“It's a semi-circular piece of hard wood shaped in the form of an elongated crescent, with a sharp edge inside; the natives have the knack of throwing it with a peculiar sleight of hand difficult to be described, and they can bring down with it an emu or a kangaroo, or a man in their fights; and the curiosity of the weapon is, that if it misses the object at which it is cast, its revolving motion

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in the air causes it to return to the same spot nearly from whence it was thrown. I have stood by a Sydney native who was hurled it at an angle of about forty-five degrees almost out of sight, and I have had to jump aside pretty quickly to avoid being struck with it on its return to the spot it was thrown from.”

“Very curious, indeed! but here's the vessel, thank Heaven! And now we will put her in fighting trim. If we must have a bout with these natives, we'll teach 'em a thing or two before we have done with 'em.”

Expectation was eager on board to hear the information of the explorers, but the sight of the supposed native had so taken possession of the mate's mind, and he was so full of his plans for the coming fight, that he relieved the bushranger of all trouble to coin more lies to deceive the major and the rest of the crew as to the hostile intentions of the savages. And the ship's glass having been directed to the spot in the distance where Jerry had been judiciously posted by Mark Brandon to serve as a conspicuous object to corroborate his story of the natives, they beheld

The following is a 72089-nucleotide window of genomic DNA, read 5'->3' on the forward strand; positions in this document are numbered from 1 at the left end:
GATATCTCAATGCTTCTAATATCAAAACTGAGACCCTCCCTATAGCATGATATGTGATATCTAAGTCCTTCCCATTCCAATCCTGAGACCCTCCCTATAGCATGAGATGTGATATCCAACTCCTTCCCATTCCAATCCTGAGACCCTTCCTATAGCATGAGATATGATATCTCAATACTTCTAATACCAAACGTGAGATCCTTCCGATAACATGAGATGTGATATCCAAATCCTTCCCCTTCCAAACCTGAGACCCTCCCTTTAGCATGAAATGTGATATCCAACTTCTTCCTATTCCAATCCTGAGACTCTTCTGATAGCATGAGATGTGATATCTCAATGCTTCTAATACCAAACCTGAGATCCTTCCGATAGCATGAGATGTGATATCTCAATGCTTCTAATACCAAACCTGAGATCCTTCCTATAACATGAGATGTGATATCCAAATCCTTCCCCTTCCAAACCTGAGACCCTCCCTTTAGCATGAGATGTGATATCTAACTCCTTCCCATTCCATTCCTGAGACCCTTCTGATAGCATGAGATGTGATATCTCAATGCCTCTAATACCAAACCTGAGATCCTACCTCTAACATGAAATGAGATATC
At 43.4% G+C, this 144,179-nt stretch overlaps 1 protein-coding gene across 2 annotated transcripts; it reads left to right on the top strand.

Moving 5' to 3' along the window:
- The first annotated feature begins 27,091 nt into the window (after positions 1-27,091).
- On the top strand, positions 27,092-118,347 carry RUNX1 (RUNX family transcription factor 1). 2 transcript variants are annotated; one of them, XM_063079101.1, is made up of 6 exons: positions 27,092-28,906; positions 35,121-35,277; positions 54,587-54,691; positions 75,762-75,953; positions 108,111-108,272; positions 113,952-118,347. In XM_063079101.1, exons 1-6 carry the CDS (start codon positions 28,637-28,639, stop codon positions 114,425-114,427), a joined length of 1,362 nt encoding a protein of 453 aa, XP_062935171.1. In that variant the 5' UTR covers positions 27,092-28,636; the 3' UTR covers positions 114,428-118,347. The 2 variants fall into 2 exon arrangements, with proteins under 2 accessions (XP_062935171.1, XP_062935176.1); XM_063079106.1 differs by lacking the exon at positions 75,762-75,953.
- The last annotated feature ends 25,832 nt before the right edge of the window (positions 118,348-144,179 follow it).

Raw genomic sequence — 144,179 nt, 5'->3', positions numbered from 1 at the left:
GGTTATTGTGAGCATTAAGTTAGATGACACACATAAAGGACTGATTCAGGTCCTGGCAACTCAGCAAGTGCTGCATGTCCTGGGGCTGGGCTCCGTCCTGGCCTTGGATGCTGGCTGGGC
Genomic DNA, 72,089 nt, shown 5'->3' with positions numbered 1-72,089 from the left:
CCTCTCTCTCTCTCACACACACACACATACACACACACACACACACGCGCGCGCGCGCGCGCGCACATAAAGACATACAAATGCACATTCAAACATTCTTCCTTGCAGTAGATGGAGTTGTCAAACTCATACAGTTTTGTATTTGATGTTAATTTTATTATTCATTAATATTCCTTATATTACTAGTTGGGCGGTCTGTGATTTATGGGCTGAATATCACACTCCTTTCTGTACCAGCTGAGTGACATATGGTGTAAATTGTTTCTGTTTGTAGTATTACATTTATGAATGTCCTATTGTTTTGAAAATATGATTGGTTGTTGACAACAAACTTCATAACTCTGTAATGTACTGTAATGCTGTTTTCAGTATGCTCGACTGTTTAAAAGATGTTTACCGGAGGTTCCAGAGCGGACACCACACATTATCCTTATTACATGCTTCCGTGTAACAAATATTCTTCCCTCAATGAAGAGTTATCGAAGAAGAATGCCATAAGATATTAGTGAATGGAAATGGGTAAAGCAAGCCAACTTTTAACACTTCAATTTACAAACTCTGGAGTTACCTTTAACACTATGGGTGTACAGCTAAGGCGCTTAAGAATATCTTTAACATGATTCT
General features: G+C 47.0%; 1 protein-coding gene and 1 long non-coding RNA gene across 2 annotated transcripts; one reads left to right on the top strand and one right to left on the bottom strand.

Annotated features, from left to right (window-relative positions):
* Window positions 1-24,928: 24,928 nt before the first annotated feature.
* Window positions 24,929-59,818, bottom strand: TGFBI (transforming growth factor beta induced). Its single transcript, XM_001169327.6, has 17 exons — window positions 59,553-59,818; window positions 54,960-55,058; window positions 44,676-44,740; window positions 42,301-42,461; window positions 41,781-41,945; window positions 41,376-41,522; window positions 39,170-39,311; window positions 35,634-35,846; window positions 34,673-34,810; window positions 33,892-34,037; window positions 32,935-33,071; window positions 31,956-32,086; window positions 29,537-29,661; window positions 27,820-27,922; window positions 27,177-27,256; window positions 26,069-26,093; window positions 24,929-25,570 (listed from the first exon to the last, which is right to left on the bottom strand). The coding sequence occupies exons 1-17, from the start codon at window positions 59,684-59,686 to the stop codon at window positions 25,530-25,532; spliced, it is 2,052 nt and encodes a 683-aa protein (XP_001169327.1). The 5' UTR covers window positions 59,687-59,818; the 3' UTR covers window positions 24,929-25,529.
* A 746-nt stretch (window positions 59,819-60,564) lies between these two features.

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that much-abused individual in all the glory of black mud and red ochre, performing the part of a native to the bushranger's admiration, and brandishing his spears and stamping about in the cold with a vigour and a ferocity of manner calculated to inspire awe in the beholders!

But there was one thing which Mark, astute as he was, had overlooked in his proceedings. He had forgotten that in the same way that the person of Jerry disguised as a native was visible to those on board, so was the brig visible to Jerry. Indeed, no sooner did Jerry catch sight of the vessel in the bay than he almost jumped out of his skin in the excess of his delight, and in his endeavour to give intimation to those on board of his own identity; but as he did not know how near the dreaded bushranger might be to him, he was afraid for a long time to move from his position. But he endeavoured to make up for that self-denial by the most frantic antics and gestures, which served only to confirm those on board the vessel, who were watching him through the ship's glass, in their opinion of the ferocious

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and cannibalistic intentions of him and his blood-thirsty companions.

Mark Brandon, however, was presently struck with the fault which he had committed in making known to Jerry the fact of the safety and of the position of the vessel. He announced, therefore, to those on board, who were industriously putting the brig in a state of defence, that he would go on shore again and endeavour to ascertain further information of the movements of the natives, an offer which was highly applauded by the mate, and cordially approved by the major, who were almost led to forget the bushranger's duplicity and violence in his laudable anxiety to preserve the women from the threatened attack. Besides, the honest mate's heart had been quite won by the bushranger's confidence in placing his gun in his hands:—

“Let by-gones be by-gones,” he said; “after all, it was natural for the man to wish to escape from the country where he was a convict and a slave; and if he is ready now to stand by us, and fight against the natives like an honest man, why his help is as good as another's.”

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It was not without some anxiety, however, that Mark proceeded in the direction of the spot where he had left his prisoner; and when he arrived there he found his fears confirmed, for nothing was left of Jerry and his accoutrements but two of the spears, and the cord with which the bushranger had bound him.